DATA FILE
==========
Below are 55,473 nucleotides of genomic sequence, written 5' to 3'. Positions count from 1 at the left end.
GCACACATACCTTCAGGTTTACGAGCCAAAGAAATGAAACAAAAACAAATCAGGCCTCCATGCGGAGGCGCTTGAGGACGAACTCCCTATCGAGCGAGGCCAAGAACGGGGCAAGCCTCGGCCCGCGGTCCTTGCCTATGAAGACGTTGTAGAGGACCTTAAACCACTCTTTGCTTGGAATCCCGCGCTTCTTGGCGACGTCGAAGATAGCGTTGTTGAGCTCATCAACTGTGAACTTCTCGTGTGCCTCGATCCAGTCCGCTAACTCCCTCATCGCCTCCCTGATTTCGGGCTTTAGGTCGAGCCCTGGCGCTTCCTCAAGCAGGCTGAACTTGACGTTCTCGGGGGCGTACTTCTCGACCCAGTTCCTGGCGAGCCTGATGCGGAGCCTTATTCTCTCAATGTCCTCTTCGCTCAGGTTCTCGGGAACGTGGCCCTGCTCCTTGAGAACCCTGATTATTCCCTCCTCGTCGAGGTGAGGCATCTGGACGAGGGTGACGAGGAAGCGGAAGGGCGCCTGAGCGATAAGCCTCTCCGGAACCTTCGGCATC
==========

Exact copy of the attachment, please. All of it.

Below are 55,473 nucleotides of genomic sequence, written 5' to 3'. Positions count from 1 at the left end.
GCACACATACCTTCAGGTTTACGAGCCAAAGAAATGAAACAAAAACAAATCAGGCCTCCATGCGGAGGCGCTTGAGGACGAACTCCCTATCGAGCGAGGCCAAGAACGGGGCAAGCCTCGGCCCGCGGTCCTTGCCTATGAAGACGTTGTAGAGGACCTTAAACCACTCTTTGCTTGGAATCCCGCGCTTCTTGGCGACGTCGAAGATAGCGTTGTTGAGCTCATCAACTGTGAACTTCTCGTGTGCCTCGATCCAGTCCGCTAACTCCCTCATCGCCTCCCTGATTTCGGGCTTTAGGTCGAGCCCTGGCGCTTCCTCAAGCAGGCTGAACTTGACGTTCTCGGGGGCGTACTTCTCGACCCAGTTCCTGGCGAGCCTGATGCGGAGCCTTATTCTCTCAATGTCCTCTTCGCTCAGGTTCTCGGGAACGTGGCCCTGCTCCTTGAGAACCCTGATTATTCCCTCCTCGTCGAGGTGAGGCATCTGGACGAGGGTGACGAGGAAGCGGAAGGGCGCCTGAGCGATAAGCCTCTCCGGAACCTTCGGCATC